A 250-GHz Cyclotron Auto Resonance Maser (CARM) oscillator has been designed and constructed and will be tested using a 1-kA, 2-MeV electron beam produced by the induction linac at the Accelerator Research Center (ARC) facility of Lawrence Livermore National Laboratory (LLNL). The oscillator circuit was made to operate in the TE 11 mode at ten times cutoff using waveguide Bragg reflectors to create an external cavity Q of 8000. Theory predicts cavity fill times of less than 30 ns (pulse length) and efficiencies approaching 20% is sufficiently low transverse electron velocity spreads are maintained (2%)

  6. Design of an induction linac driven CARM [Cyclotron Auto Resonance Maser] oscillator at 250 GHz

    International Nuclear Information System (INIS)

    Caplan, M.; Kulke, B.

    1990-01-01

    We present the design of a 250 GHz, 400 MW Cyclotron Auto Resonance Maser (CARM) oscillator driven by a 1 KA, 2 MeV electron beam produced by the induction linac at the ARC facility of LLNL. The oscillator circuit is designed as a feedback amplifier operating in the TE 11 mode at ten times cutoff terminated at each end with Bragg reflectors. Theory and cold test results are in good agreement for a manufactured Bragg reflector using 50 μm corrugations to ensure mode purity. The CARM is to be operational by February 1990. 3 figs., 2 tabs

  7. Design and Operation of an Electrochemical Methanol Concentration Sensor for Direct Methanol Fuel Cell Systems

    Science.gov (United States)

    Narayanan, S. R.; Valdez, T. I.; Chun, W.

    2000-01-01

    The development of a 150-Watt packaged power source based on liquid feed direct methanol fuel cells is being pursued currently at the Jet propulsion Laboratory for defense applications. In our studies we find that the concentration of methanol in the fuel circulation loop affects the electrical performance and efficiency the direct methanol fuel cell systems significantly. The practical operation of direct methanol fuel cell systems, therefore, requires accurate monitoring and control of methanol concentration. The present paper reports on the principle and demonstration of an in-house developed electrochemical sensor suitable for direct methanol fuel cell systems.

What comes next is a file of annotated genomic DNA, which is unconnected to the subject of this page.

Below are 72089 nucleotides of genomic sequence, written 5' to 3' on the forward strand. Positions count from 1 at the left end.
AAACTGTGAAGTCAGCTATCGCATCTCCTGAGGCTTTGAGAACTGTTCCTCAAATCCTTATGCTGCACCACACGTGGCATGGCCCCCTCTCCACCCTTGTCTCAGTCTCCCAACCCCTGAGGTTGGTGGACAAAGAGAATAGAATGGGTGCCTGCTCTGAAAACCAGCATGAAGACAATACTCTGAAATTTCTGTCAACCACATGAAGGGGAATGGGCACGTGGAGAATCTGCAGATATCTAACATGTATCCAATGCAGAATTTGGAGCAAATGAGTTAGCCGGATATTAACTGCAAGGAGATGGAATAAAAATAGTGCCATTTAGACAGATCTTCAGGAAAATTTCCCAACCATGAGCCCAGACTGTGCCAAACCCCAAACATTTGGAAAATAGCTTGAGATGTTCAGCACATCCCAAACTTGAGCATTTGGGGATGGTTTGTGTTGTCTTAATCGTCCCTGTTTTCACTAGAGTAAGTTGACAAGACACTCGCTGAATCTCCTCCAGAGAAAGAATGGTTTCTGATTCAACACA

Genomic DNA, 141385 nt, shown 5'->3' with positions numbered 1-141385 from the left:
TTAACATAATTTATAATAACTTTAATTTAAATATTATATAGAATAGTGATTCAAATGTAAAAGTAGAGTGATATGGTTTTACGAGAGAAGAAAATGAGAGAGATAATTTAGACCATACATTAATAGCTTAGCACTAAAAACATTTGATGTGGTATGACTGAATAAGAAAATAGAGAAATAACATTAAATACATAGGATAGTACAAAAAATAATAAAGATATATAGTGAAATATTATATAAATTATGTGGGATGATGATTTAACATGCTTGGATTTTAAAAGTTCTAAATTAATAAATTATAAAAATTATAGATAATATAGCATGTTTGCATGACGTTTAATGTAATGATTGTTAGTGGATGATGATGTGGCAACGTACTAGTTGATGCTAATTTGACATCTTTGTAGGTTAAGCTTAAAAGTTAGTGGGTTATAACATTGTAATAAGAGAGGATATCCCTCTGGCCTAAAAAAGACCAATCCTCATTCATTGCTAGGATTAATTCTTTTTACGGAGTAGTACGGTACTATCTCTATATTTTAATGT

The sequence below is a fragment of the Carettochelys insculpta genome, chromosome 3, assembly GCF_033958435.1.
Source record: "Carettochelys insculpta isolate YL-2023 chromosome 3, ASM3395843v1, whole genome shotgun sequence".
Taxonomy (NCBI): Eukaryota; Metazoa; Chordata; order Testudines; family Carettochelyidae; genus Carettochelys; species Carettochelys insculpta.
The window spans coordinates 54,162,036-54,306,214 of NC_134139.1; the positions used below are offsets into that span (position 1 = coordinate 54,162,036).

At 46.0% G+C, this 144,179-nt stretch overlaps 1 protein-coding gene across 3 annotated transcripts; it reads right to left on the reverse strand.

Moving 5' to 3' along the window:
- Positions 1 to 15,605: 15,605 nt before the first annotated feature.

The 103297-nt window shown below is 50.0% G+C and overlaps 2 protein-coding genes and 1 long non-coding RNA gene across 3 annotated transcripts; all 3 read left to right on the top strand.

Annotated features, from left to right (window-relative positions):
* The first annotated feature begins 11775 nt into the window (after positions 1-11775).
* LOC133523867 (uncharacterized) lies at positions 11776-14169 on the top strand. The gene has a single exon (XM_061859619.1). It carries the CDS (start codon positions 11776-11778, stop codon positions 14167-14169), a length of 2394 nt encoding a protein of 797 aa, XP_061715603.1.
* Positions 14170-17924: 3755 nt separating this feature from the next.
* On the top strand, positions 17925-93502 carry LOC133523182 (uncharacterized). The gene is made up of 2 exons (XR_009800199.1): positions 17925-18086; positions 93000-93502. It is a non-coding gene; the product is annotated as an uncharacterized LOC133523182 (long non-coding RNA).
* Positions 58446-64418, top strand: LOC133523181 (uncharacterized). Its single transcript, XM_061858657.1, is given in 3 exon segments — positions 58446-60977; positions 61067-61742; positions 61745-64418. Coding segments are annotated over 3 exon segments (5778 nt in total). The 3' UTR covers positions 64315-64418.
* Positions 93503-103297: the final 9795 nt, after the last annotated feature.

8. Recent Studies on Methanol Crossover in Liquid-Feed Direct Methanol Fuel Cells

    Science.gov (United States)

    Valdez, T. I.; Narayanan, S. R.

    2000-01-01

    In this work, the effects of methanol crossover and airflow rates on the cathode potential of an operating direct methanol fuel cell are explored. Techniques for quantifying methanol crossover in a fuel cell and for separating the electrical performance of each electrode in a fuel cell are discussed. The effect of methanol concentration on cathode potential has been determined to be significant. The cathode is found to be mass transfer limited when operating on low flow rate air and high concentrations of methanol. Improvements in cathode structure and operation at low methanol concentration have been shown to result in improved cell performance.

  9. The nonlinear theory of slow-wave electron cyclotron masers with inclusion of the beam velocity spread

    International Nuclear Information System (INIS)

    Kong, Ling-Bao; Wang, Hong-Yu; Hou, Zhi-Ling; Jin, Hai-Bo; Du, Chao-Hai

    2013-01-01

    The nonlinear theory of slow-wave electron cyclotron masers (ECM) with an initially straight electron beam is developed. The evolution equation of the nonlinear beam electron energy is derived. The numerical studies of the slow-wave ECM efficiency with inclusion of Gaussian beam velocity spread are presented. It is shown that the velocity spread reduces the interaction efficiency. -- Highlights: •The theory of slow-wave electron cyclotron masers is considered. •The calculation of efficiency under the resonance condition is presented. •The efficiency under Gaussian velocity spreads has been obtained